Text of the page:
[epistemic status: untested first draft model
Part of my Psychological Principles of Productivity series]
This is a brief post on my current working model of what “anxiety” is. (More specifically, this is my current model of what’s going on when I experience a state characterized by high energy, distraction, and a kind of “jittery-ness”/ agitation. I think other people may use the handle “anxiety” for other different states.)
I came up with this a few weeks ago, durring that period of anxiety and procrastination. (It was at least partial inspired by my reading a draft of Kaj’s recent post on IFS. I don’t usually have “pain” as an element of my psychological theorizing.)
Basically, the state that I’m calling anxiety is characterized by two responses moving “perpendicular” to each other: increased physiological arousal, mobilizing for action, and a flinch response redirecting attention to decrease pain.
Here’s the causal diagram:
The parts of the model
It starts with some fear or belief about the state of the world. Specially, this fear is an alief about an outcome that 1) would be bad and 2) is uncertain.
- Maybe I’ve waited too late to start, and I won’t be able to get the paper in by the deadline.
- Maybe this workshop won’t be good and I’m going to make a fool of myself.
- Maybe this post doesn’t make as much sense as I thought.
(I’m not sure about this, but I think that the uncertainty is crucial. At least in my experience, at least some of the time, if there’s certainty about the bad outcome, my resources are mobilized to deal with it. This “mobilization and action” has an intensity to it, but it isn’t anxiety.)
This fear is painful, insofar as it represents the possibility of something bad happening to you or your goals.
The fear triggers physiological arousal, or SNS activation. You become “energized”. This is part of your mind getting you ready to act, activating the fight-or-flight response, to deal with the possible bad-thing.
(Note: I originally drew the diagram with the pain causing the arousal. My current guess is that it makes more sense to talk about the fear causing the arousal directly. Pain doesn’t trigger fight-or-flight responses (think about being stabbed, or having a stomach ache). It’s when their’s danger, but not certain harm, that we get ready to move.)
However, because the fear includes pain, there are other parts of the mind that have a flinch response. There’s a sub-verbal reflex away from the painful fear-thought.
In particular, there’s often an urge towards distraction. Distractions like…
- Flipping to facebook
- Flipping to LessWrong
- Flipping to Youtube
- Flipping to [webcomic of your choice]
- Flipping over to look at your finances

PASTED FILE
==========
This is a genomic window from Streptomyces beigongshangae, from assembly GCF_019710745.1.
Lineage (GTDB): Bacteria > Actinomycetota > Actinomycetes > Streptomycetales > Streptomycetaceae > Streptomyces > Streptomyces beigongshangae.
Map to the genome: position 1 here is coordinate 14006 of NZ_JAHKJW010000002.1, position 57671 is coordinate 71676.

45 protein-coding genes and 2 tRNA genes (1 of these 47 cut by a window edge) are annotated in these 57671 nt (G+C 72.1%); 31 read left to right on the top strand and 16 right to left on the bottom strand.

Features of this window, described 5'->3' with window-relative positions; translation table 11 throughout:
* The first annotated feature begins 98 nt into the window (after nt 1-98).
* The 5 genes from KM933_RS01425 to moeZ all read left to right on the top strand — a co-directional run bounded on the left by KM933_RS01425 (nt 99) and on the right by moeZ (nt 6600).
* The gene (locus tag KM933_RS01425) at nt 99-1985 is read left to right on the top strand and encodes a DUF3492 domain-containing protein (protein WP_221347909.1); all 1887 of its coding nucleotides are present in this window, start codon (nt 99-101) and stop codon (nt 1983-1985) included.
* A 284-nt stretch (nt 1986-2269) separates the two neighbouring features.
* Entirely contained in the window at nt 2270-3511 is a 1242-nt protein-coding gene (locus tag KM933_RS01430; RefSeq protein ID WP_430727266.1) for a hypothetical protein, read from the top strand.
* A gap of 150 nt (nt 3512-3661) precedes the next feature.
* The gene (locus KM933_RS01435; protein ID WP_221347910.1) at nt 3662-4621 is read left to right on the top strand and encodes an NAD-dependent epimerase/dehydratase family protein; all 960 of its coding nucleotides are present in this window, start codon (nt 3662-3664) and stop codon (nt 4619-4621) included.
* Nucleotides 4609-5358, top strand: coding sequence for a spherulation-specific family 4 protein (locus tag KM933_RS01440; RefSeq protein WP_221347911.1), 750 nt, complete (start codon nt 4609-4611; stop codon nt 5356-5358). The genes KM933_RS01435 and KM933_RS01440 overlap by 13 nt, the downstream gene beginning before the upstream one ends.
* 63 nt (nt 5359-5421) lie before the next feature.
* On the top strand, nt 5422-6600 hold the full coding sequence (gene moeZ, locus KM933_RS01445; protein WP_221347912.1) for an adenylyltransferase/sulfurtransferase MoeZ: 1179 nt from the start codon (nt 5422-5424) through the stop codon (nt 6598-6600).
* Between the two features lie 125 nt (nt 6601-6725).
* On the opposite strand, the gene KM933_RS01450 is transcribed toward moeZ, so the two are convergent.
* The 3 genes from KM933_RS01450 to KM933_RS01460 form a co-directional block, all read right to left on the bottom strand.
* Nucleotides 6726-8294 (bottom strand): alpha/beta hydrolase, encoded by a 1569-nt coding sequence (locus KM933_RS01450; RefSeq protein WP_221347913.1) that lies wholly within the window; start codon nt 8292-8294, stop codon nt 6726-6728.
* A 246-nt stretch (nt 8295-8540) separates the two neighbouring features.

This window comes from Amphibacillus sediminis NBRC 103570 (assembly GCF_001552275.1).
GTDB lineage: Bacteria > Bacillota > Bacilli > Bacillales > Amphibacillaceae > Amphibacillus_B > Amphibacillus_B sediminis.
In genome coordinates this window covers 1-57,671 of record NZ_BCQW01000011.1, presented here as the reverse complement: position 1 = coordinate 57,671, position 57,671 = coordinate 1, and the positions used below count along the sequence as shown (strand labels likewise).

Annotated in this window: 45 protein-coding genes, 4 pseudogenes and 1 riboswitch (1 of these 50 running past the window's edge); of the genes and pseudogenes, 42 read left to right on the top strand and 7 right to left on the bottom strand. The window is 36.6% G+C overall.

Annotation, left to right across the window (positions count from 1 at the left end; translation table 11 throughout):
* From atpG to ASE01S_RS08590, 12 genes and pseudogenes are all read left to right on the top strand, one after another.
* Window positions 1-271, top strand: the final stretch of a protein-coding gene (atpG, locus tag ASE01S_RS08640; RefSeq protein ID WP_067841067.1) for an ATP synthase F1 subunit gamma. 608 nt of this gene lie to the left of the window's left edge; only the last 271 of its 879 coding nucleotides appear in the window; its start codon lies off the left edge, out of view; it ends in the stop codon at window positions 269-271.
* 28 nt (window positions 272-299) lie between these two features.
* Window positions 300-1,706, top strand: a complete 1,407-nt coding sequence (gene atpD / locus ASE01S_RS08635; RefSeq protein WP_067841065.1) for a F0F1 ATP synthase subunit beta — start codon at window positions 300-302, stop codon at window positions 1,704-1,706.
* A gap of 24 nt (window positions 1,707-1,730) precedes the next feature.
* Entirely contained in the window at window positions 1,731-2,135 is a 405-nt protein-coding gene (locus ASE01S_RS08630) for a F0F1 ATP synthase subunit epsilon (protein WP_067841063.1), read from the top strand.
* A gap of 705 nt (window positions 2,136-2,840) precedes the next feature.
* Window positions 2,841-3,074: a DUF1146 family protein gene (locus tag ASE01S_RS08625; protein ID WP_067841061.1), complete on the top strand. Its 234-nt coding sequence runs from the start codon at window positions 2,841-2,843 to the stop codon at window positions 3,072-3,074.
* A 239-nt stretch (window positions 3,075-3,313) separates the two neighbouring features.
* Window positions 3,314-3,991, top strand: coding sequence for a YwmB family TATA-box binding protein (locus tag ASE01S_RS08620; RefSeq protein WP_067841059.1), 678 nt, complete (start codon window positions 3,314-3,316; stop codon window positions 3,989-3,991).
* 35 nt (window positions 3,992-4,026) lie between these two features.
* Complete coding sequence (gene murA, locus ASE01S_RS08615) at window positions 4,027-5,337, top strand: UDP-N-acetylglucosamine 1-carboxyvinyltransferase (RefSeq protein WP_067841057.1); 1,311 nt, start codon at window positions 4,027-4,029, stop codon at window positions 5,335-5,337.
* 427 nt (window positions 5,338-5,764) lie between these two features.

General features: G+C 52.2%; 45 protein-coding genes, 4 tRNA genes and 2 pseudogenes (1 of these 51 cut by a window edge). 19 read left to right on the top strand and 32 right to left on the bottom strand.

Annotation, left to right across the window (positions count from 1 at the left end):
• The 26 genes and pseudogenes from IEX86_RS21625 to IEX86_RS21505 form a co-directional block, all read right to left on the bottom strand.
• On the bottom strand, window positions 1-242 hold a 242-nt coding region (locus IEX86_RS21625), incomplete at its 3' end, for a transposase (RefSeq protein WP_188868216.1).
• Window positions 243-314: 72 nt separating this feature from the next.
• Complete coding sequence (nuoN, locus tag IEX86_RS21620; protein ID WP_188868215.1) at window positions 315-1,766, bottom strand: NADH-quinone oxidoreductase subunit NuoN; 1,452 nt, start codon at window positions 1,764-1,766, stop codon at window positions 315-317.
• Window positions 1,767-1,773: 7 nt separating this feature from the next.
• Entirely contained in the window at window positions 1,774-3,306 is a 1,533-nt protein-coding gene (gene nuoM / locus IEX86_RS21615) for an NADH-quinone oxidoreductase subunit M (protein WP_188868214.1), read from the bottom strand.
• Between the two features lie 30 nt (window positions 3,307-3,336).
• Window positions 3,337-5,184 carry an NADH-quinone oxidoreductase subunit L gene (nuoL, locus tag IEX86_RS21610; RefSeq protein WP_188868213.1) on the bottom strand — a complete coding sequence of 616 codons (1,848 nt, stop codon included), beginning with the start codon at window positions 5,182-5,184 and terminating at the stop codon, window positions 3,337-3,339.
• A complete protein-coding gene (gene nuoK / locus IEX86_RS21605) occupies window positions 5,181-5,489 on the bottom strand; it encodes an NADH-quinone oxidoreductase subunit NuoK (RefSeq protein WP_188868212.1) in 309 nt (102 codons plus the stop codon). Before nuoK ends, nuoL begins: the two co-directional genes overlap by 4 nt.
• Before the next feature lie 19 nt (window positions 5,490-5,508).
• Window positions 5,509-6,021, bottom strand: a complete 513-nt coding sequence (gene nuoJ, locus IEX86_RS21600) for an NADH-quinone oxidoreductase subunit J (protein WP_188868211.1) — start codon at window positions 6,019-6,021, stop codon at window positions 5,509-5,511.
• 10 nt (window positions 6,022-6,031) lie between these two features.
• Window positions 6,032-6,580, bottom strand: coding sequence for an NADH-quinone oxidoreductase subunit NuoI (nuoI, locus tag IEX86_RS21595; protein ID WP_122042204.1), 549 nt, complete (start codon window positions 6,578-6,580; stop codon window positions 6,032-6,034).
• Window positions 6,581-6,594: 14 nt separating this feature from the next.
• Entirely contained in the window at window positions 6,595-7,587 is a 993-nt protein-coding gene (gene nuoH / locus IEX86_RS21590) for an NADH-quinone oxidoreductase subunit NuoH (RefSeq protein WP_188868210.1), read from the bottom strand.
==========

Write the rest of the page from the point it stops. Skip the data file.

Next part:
- Going to get something to eat
- Going to the bathroom
- Walking around “thinking about something”
This is often accompanied by rationalization thought, that is justifying the distraction behavior to yourself.
So we end up with the fear causing both high levels of physiological SNS activation, and distraction behaviors.
The distraction-seeking is what gives rise to the “reactivity” (I should write about this sometime) of anxiety, and the heightened SNS gives rise to the jittery “high energy” of anxiety.
Of course, these responses work at cross purposes: the SNS energy is mobilizing for action, (and will be released when action has been taken and the situation is improved) and and the flinch is trying not to think the bad possibility.
I think the heightened physiological arousal might be part of why anxiety is hard to dialogue with. Doing focusing requires (? Is helped by?) calm and relaxation.
I think this might also explain a phenomenon that I’ve observed in myself: both watching TV and masturbating defuse anxiety. (That is, I can be highly anxious and unproductive, but if if I watch youtube clips for and hour and a half, or masturbate, I’ll feel more settled and able to focus afterwards).
This might be because both of these activities can grab my attention so that I loose track of the originating fear thought, but I don’t think that’s right. I think that these activities just defuse the heightened SNS, which clears space so that I can orient on making progress.
This suggests that any activity that reduces my SNS activation will be similarly effective. That matches my experience (exercise, for instance, is a standard excellent response to anxiety), but I’ll want to play with modulating my physiological arousal a bit and see.
Note for application
In case this isn’t obvious from the post, this model suggests that you want to learn to notice your flinches and (the easier one) your distraction behaviors, so that they can be triggers for self-dialogue. If you’re looking to increase your productivity, this is one of the huge improvements that is on the table for many people. (I’ll maybe say more about this sometime.)